"The United States and the Rise of China: Economic, Trade and Geopolitical Implications: Is a Trade War Inevitable?" -- Please note: Audrey Winter's remarks are off-the-record --
Lecture and discussion with Audrey Winter (Deputy Assistant U.S. Trade Representative for China Affairs at the Office of the U.S. Trade Representative, Washington, DC) and Maximilian Mayer (Tongji University, Shanghai, China)
Monday, April 9, 2018 at 5.30pm. Pleasants Family Room, Wilson Library (main campus, UNC-Chapel Hill) Free parking at Cobb deck after 5.00pm
Audrey Winter will talk about U.S. policy on China trade and investment issues & cooperation with the EU and its member states and provide an update on U.S. trade policy on China.
Maximilian Mayer will talk about China's 'new silk road' - the Belt and Road initiative - and its economic, cultural and particular geopolitical aspects.
Audrey Winteris Deputy Assistant U.S. Trade Representative for China Affairs at the Office of the U.S. Trade Representative (USTR), Washington, D.C. Ms. Winter handles China trade policy at USTR, including intellectual property, innovation and technology, investment, competition, government procurement and rule of law/transparency matters. She is also responsible for U.S. trade relations on China with Europe and the European Union. Before becoming part of USTR’s China Affairs office, Audrey served as Associate General Counsel at USTR, as well as Deputy Assistant USTR for Asia, Pacific and APEC. She was a lead negotiator for chapters in the U.S.-Australia and U.S.-Singapore Free Trade Agreements, as well as the Free Trade Area of the Americas, and for WTO trade remedy and trade and competition negotiations. She also litigated WTO disputes settlement cases for the United States. Prior to joining USTR, Ms. Winter was a partner in major international law firms in Washington, D.C. and in the Brussels office of a major German law firm. During this time, she taught EU law as an adjunct professor of law at George Washington University and George Mason University. Early in her career, she was an attorney in the General Counsel’s Office at the U.S. Department of Commerce, and worked in the EU Commission’s Directorate General for Competition. Ms. Winter earned undergraduate and law degrees with honors from the University of Georgia, and a Master’s of Law degree with honors in European Communities law (license spéciale) from the Institut d’Études Européennes of the Université Libre de Bruxelles. She also studied German law for a year and practiced law in Germany as a foreign associate in a major German law firm, with a fellowship from the Deutscher Akademischer Austauschdienst (DAAD). Ms Winter speaks German and French.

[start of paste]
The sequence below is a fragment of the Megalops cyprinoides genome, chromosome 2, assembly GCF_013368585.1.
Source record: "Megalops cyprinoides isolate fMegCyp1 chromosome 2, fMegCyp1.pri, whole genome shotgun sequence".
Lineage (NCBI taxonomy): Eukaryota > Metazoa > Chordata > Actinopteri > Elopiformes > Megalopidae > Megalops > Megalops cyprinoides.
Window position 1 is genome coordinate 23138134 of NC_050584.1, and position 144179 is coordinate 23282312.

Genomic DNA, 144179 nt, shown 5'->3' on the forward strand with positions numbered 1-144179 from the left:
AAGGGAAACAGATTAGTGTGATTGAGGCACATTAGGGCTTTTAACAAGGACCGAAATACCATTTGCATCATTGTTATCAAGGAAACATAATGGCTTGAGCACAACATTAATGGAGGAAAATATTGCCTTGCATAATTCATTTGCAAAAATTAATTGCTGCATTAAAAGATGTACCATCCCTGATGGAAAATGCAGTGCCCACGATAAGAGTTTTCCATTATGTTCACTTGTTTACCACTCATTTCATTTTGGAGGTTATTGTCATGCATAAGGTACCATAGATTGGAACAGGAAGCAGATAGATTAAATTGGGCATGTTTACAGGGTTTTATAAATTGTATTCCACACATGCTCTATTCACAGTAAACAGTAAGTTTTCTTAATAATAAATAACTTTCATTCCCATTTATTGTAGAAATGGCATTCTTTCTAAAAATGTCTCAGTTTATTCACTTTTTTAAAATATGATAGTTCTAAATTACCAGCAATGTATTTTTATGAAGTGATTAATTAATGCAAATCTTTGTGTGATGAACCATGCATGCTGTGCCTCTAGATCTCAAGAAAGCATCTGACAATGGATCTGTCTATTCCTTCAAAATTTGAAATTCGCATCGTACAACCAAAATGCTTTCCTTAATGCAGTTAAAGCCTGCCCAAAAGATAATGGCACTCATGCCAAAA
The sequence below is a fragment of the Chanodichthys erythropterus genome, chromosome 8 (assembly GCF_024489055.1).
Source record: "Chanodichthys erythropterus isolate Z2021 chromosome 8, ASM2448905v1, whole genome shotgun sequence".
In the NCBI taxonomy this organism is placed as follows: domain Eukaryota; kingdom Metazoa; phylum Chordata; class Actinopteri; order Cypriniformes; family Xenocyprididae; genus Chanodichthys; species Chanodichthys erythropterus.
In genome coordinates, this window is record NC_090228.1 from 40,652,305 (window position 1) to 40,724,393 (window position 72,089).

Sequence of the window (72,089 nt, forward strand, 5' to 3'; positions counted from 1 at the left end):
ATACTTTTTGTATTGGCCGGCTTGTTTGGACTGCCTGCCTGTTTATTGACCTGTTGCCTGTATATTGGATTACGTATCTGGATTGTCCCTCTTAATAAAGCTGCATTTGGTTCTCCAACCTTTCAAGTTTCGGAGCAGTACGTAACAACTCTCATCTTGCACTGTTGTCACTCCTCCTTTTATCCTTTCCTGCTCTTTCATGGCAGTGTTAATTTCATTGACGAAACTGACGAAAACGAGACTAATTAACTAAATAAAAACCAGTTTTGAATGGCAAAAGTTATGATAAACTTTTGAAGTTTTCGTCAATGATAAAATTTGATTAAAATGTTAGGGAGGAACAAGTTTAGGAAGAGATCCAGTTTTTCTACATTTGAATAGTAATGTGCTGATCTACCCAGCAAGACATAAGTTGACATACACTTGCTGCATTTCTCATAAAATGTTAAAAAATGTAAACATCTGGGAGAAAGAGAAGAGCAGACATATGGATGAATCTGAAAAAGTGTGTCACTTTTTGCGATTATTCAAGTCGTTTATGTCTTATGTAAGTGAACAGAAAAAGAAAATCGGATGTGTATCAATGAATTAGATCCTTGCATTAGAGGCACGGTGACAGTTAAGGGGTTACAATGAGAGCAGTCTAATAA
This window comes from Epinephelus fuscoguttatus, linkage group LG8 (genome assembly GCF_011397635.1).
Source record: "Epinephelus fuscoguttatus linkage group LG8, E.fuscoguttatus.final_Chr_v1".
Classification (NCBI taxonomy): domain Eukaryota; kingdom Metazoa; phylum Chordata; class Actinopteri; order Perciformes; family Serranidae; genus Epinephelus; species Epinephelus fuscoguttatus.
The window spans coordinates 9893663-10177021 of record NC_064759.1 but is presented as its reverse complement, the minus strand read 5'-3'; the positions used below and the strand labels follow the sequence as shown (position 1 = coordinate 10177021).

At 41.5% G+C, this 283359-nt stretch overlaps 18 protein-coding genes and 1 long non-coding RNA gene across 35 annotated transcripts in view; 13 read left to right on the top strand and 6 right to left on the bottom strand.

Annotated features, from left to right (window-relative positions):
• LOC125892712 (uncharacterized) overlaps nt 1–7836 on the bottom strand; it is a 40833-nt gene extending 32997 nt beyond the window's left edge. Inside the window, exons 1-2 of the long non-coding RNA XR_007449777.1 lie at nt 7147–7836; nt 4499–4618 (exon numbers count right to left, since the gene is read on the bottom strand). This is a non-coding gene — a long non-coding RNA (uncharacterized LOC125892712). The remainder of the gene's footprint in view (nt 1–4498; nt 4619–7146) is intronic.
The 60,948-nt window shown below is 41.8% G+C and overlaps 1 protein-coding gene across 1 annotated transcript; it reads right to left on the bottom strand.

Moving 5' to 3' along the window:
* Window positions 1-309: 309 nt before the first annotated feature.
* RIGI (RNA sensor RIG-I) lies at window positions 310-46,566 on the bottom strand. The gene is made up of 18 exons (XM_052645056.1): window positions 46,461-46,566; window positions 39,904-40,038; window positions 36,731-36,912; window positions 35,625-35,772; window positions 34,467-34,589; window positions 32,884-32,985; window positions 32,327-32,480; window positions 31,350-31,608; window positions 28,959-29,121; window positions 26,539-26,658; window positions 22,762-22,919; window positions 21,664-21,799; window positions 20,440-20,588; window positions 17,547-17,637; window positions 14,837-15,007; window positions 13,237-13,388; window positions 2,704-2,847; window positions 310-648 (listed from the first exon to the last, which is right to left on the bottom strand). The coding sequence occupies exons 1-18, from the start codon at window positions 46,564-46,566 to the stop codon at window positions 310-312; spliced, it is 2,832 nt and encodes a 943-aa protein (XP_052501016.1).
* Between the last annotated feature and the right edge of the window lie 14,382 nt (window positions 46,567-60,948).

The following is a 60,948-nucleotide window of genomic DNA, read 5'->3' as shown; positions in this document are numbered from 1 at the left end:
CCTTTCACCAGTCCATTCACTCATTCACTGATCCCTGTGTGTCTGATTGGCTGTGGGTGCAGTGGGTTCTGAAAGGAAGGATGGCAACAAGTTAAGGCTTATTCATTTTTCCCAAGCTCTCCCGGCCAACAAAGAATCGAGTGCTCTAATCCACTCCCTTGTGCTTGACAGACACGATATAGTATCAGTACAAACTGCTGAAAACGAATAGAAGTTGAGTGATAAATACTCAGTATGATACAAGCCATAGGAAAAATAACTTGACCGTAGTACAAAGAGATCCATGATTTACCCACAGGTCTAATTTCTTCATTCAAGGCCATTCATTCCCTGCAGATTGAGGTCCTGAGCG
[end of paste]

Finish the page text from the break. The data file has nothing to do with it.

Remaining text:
Dr. Maximilian Mayer is a Research Professor at Tongji University in Shanghai, China. Maximilian’s research interests and expertise include the global politics of science, innovation, and technology. He also focuses on Chinese foreign, energy and environmental policies as well as on global energy and climate politics. Prof. Mayer is widely publsihed in all these areas. He has co-edited the two-volume work The Global Politics of Science and Technology (Springer 2014) and Art and Sovereignty in Global Politics (Palgrave, 2016). The edited book Rethinking the Silk-Road: Chinas Belt and Road Initiative and Emerging Eurasian Relations will be published soon by Palgrave Macmillan. Maximilian Mayer was a visiting scholar at Harvard's Kennedy School and from 2015 to 2017 he was section co-chair of STAIR (Science, Technology, Arts and international relations) of the International Studies Association. Max holds an MA from the Ruhr University Bochum and obtained his PhD from the University of Bonn, Germany. Before joining Tongji University he lectured at the Institute of East Asian Studies at Ruhr-University Bochum and at the University of Bonn's Center for Global Studies (CGS) where he also worked as a managing assistant and senior fellow. He speaks German and Chinese.